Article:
Are Chess masters narcissistic?

Are Chess masters narcissistic? i have a friend who plays and he is like a bitch and only wants to talk about chess and how good he is at it.And is annoyed very quickly and he is rated somewhere between 2300 ucf or whatever..

Spending your time finding personality flaws in anyone who has ever accomplished anything might be your justification for accomplishing nothing. Armchair psychoanalysis is fun.

Elo rating is play accuracy, which means that more rating you have less mistakes you make, but it's not always the case as there have been instances where low rated players have defeated higher rated ones because of mistakes made by their opponents, for elo classification doesn't define 'chess understanding' and it's mostly an accumulation of digits based on how many games you've played without losing which means that not always you have to play majestically good to earn some score in rating, just not blunder, and masters like Steinitz, Lasker or Alekhine never needed a rating to prove their dexterity at chess even when they sometimes lost games because of certain inaccuracies in their technique, not because their opponents played exceptionally well, that they could do but not without good understanding, something that elo classification has made of the sportive quality of chess a meaningless number competence that may make believe anyone narcissistically to have an unique talent because of a numerical score, but chess as it is, an objective game which has nothing to do with egocentricity, is to be played in temperance in favor of the game quality itself as you can see players with high ratings that can be humble and supportive to the less rated ones, but referring to your question I don't think 'chess masters' are narcissistic as players, because a whole different thing is narcissism in a person, which shouldn't be confused with healthy self-esteem, and that not only applies to chess but mostly to any other discipline. But overall, not something to be concerned with in case of chess sportiveness in my opinion, just try to tolerate your friend, disregard any egocentric attribute and have fun playing chess, he might notice his own attitude and improve it, just don't add fire arguing or whatever, just saying, have a good day :)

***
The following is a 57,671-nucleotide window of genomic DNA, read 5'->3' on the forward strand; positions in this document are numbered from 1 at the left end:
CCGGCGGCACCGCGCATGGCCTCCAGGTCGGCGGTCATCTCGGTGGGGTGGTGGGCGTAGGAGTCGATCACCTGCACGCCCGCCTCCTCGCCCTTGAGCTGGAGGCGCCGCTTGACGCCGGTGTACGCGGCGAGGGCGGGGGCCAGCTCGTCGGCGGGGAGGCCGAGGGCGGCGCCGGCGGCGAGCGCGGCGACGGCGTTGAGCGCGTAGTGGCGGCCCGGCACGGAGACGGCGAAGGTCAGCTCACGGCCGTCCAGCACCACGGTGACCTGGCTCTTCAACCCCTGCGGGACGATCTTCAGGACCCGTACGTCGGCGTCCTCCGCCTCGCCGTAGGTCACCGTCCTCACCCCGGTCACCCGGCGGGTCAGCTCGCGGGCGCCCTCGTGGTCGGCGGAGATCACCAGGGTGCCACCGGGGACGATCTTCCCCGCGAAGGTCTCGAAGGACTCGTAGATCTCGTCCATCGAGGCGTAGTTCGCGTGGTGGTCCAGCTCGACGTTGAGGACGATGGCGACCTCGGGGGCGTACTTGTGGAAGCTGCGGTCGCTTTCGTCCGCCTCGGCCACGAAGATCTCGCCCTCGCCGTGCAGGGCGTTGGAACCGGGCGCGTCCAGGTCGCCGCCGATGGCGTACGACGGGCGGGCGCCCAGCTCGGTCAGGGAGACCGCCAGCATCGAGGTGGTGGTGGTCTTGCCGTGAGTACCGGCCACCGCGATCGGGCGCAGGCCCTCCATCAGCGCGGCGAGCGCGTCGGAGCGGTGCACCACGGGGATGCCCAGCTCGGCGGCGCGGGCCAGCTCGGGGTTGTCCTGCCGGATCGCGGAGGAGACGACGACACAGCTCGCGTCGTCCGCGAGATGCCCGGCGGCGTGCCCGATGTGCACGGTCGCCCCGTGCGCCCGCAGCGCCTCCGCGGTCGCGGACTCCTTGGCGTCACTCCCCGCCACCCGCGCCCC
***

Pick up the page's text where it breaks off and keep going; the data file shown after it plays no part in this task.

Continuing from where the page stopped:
Get better friends dude.

And no,just because you know someone that does something doesn't mean everybody else who has something in common with him is doing it.

Reuben Fine, famous chess player and psychiatrist in his "The psychology of the chess player" said chess players are exhibitionist, paranoid and some other things, but he did not mention narcissism.

Usually when a chess master gets narcissistic I let them know how I'm better than them in real life

If your friend is better at chess, find something that you are better at.

The chess masters i have met were on average a bit smarter, but otherwise not different than any other average person.

Not all masters are narcissistic.
I am the Tic-Tac-Toe World Champion and I am a very modest person.
But I am a God , everybody knows that.


The vast majority of humans are narcissistic, I see no reason for a chess master to be different. If the Dunning-Kruger Effect was correct, then he should be more humble.

Using the top ten, I see no narcissism (I can only verify for one), but I also so no anger that Bobby Fischer stated was necessary. Both of the 2400s I know are really nice, just as the dozens of master. But I see some players of YouTube (I can't name them as that would violate policy.), and although I see their weaknesses on the board, they often act like they could beat everyone. Maybe it's just a certain rating that the Dunning-Kruger Effect doesn't take effect.

A thought provoking question, and I'm interested is seeing the many other answers.